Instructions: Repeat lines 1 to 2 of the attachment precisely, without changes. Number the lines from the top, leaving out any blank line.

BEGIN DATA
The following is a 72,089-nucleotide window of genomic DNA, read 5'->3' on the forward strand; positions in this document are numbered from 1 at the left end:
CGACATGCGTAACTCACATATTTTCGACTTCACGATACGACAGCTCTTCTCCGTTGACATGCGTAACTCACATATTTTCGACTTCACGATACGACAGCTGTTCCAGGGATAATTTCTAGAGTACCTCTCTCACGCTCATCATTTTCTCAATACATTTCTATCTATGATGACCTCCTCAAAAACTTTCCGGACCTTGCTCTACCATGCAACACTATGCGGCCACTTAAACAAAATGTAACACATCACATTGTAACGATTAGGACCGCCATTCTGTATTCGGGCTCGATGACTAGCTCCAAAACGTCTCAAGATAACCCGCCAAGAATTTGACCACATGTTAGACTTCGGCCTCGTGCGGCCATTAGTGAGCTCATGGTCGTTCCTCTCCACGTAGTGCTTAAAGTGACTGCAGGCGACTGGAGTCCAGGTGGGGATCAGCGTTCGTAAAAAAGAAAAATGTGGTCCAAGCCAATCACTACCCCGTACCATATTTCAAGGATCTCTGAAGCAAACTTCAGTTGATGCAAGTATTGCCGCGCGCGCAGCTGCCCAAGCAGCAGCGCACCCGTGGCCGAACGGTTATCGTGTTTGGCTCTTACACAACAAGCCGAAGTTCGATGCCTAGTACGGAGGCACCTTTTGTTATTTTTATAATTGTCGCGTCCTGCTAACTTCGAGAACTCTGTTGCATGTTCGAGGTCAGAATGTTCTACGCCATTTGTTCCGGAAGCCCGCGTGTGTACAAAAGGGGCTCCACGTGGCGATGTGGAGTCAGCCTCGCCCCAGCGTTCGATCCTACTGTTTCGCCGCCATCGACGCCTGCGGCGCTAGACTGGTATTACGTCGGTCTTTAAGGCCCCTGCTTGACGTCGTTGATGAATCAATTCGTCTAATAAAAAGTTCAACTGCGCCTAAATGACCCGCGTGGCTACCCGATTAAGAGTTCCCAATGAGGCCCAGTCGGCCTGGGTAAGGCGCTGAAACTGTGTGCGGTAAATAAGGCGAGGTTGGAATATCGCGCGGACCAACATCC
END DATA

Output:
The following is a 72,089-nucleotide window of genomic DNA, read 5'->3' on the forward strand; positions in this document are numbered from 1 at the left end:
CGACATGCGTAACTCACATATTTTCGACTTCACGATACGACAGCTCTTCTCCGTTGACATGCGTAACTCACATATTTTCGACTTCACGATACGACAGCTGTTCCAGGGATAATTTCTAGAGTACCTCTCTCACGCTCATCATTTTCTCAATACATTTCTATCTATGATGACCTCCTCAAAAACTTTCCGGACCTTGCTCTACCATGCAACACTATGCGGCCACTTAAACAAAATGTAACACATCACATTGTAACGATTAGGACCGCCATTCTGTATTCGGGCTCGATGACTAGCTCCAAAACGTCTCAAGATAACCCGCCAAGAATTTGACCACATGTTAGACTTCGGCCTCGTGCGGCCATTAGTGAGCTCATGGTCGTTCCTCTCCACGTAGTGCTTAAAGTGACTGCAGGCGACTGGAGTCCAGGTGGGGATCAGCGTTCGTAAAAAAGAAAAATGTGGTCCAAGCCAATCACTACCCCGTACCATATTTCAAGGATCTCTGAAGCAAACTTCAGTTGATGCAAGTATTGCCGCGCGCGCAGCTGCCCAAGCAGCAGCGCACCCGTGGCCGAACGGTTATCGTGTTTGGCTCTTACACAACAAGCCGAAGTTCGATGCCTAGTACGGAGGCACCTTTTGTTATTTTTATAATTGTCGCGTCCTGCTAACTTCGAGAACTCTGTTGCATGTTCGAGGTCAGAATGTTCTACGCCATTTGTTCCGGAAGCCCGCGTGTGTACAAAAGGGGCTCCACGTGGCGATGTGGAGTCAGCCTCGCCCCAGCGTTCGATCCTACTGTTTCGCCGCCATCGACGCCTGCGGCGCTAGACTGGTATTACGTCGGTCTTTAAGGCCCCTGCTTGACGTCGTTGATGAATCAATTCGTCTAATAAAAAGTTCAACTGCGCCTAAATGACCCGCGTGGCTACCCGATTAAGAGTTCCCAATGAGGCCCAGTCGGCCTGGGTAAGGCGCTGAAACTGTGTGCGGTAAATAAGGCGAGGTTGGAATATCGCGCGGACCAACATCC